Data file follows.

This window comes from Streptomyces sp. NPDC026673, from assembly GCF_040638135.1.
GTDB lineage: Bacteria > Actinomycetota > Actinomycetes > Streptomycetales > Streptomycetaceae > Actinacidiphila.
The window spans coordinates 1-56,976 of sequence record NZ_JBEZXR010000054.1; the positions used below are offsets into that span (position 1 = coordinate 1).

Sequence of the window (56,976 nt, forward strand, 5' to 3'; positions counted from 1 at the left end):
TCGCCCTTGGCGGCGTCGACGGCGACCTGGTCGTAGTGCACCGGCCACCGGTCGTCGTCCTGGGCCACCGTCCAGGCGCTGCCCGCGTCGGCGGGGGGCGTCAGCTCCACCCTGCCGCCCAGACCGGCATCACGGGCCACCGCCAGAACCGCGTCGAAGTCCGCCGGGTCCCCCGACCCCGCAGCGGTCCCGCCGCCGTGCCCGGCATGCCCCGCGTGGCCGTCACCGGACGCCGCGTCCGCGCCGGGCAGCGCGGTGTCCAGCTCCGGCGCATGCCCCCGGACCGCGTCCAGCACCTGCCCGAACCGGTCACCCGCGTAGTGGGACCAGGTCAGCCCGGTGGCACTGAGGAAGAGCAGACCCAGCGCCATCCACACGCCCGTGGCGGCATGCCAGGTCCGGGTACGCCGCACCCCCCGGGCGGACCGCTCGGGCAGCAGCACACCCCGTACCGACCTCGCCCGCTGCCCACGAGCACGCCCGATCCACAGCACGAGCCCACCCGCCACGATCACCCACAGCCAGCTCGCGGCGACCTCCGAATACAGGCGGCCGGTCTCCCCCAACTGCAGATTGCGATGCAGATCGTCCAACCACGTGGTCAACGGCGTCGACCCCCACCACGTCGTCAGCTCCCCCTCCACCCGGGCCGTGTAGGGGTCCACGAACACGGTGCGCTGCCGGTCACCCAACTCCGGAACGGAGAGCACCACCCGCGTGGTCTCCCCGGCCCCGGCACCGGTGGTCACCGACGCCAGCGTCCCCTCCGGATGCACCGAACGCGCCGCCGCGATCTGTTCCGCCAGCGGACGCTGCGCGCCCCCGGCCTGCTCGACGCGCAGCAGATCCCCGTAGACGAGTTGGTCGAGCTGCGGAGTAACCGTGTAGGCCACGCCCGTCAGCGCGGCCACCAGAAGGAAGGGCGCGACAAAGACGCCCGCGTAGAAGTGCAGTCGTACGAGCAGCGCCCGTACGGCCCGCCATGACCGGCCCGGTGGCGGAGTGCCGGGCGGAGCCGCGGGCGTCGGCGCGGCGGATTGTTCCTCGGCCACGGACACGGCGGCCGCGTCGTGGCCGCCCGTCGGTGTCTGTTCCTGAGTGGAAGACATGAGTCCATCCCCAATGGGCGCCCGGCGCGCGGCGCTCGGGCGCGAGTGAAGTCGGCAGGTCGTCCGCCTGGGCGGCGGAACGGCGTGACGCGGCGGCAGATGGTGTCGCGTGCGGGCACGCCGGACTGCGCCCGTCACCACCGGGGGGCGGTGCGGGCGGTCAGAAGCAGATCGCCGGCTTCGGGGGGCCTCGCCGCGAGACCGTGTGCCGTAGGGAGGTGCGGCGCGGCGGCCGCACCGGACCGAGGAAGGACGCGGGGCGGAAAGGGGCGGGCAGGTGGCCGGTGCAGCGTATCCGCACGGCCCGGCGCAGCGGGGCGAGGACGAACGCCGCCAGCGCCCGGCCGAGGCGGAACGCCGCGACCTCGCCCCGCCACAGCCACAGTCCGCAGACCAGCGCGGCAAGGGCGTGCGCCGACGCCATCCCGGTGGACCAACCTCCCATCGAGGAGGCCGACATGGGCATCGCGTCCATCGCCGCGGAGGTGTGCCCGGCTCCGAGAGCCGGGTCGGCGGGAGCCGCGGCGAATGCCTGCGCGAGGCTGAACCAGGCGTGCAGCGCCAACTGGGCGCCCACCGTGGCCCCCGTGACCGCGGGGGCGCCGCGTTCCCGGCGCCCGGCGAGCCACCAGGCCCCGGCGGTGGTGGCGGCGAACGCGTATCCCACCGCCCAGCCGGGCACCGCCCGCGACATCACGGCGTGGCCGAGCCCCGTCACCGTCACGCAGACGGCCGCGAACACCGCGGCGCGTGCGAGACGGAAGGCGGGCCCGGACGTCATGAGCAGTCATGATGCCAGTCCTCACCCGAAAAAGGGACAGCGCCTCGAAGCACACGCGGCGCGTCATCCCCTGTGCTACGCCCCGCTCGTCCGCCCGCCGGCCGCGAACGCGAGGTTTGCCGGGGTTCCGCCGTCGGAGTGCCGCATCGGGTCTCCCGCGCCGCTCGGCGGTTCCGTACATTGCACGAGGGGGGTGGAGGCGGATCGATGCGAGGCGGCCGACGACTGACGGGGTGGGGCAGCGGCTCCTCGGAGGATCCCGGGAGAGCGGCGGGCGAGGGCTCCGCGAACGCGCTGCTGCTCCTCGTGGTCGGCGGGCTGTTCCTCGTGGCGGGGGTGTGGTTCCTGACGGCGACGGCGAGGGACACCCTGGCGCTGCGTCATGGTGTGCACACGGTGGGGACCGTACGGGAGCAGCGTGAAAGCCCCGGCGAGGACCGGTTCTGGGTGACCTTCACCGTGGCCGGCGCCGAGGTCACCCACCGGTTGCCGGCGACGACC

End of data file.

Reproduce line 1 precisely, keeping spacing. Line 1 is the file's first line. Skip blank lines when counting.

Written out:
This window comes from Streptomyces sp. NPDC026673, from assembly GCF_040638135.1.